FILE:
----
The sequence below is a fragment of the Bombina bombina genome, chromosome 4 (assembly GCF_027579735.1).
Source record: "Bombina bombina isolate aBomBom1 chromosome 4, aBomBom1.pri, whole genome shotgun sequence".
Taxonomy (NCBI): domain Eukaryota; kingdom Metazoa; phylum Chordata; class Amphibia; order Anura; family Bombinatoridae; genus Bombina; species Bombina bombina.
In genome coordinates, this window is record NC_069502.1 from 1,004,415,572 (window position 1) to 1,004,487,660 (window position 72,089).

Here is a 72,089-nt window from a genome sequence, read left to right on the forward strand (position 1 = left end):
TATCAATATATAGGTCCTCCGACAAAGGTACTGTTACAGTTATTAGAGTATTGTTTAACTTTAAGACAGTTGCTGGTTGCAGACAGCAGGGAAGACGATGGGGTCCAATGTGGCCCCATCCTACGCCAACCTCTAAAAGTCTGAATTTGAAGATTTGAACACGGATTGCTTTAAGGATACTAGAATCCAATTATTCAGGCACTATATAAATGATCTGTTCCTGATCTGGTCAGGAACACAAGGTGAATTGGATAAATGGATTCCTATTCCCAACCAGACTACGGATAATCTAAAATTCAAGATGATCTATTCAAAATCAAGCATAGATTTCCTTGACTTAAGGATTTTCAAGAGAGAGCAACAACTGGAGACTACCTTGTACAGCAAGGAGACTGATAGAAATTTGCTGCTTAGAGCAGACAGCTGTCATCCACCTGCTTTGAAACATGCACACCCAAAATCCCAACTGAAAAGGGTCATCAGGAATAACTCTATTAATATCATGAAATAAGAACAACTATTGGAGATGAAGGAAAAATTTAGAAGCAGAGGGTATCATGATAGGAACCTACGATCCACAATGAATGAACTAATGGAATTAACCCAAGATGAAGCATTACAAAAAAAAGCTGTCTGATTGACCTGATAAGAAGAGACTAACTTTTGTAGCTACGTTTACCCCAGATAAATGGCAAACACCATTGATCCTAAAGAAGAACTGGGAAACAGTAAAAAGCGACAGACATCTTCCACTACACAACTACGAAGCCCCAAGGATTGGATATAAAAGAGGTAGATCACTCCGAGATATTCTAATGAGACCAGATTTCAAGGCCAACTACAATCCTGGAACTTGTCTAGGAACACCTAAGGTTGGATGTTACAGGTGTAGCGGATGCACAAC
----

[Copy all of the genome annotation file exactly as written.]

The sequence below is a fragment of the Bombina bombina genome, chromosome 4 (assembly GCF_027579735.1).
Source record: "Bombina bombina isolate aBomBom1 chromosome 4, aBomBom1.pri, whole genome shotgun sequence".
Taxonomy (NCBI): domain Eukaryota; kingdom Metazoa; phylum Chordata; class Amphibia; order Anura; family Bombinatoridae; genus Bombina; species Bombina bombina.
In genome coordinates, this window is record NC_069502.1 from 1,004,415,572 (window position 1) to 1,004,487,660 (window position 72,089).

Here is a 72,089-nt window from a genome sequence, read left to right on the forward strand (position 1 = left end):
TATCAATATATAGGTCCTCCGACAAAGGTACTGTTACAGTTATTAGAGTATTGTTTAACTTTAAGACAGTTGCTGGTTGCAGACAGCAGGGAAGACGATGGGGTCCAATGTGGCCCCATCCTACGCCAACCTCTAAAAGTCTGAATTTGAAGATTTGAACACGGATTGCTTTAAGGATACTAGAATCCAATTATTCAGGCACTATATAAATGATCTGTTCCTGATCTGGTCAGGAACACAAGGTGAATTGGATAAATGGATTCCTATTCCCAACCAGACTACGGATAATCTAAAATTCAAGATGATCTATTCAAAATCAAGCATAGATTTCCTTGACTTAAGGATTTTCAAGAGAGAGCAACAACTGGAGACTACCTTGTACAGCAAGGAGACTGATAGAAATTTGCTGCTTAGAGCAGACAGCTGTCATCCACCTGCTTTGAAACATGCACACCCAAAATCCCAACTGAAAAGGGTCATCAGGAATAACTCTATTAATATCATGAAATAAGAACAACTATTGGAGATGAAGGAAAAATTTAGAAGCAGAGGGTATCATGATAGGAACCTACGATCCACAATGAATGAACTAATGGAATTAACCCAAGATGAAGCATTACAAAAAAAAGCTGTCTGATTGACCTGATAAGAAGAGACTAACTTTTGTAGCTACGTTTACCCCAGATAAATGGCAAACACCATTGATCCTAAAGAAGAACTGGGAAACAGTAAAAAGCGACAGACATCTTCCACTACACAACTACGAAGCCCCAAGGATTGGATATAAAAGAGGTAGATCACTCCGAGATATTCTAATGAGACCAGATTTCAAGGCCAACTACAATCCTGGAACTTGTCTAGGAACACCTAAGGTTGGATGTTACAGGTGTAGCGGATGCACAAC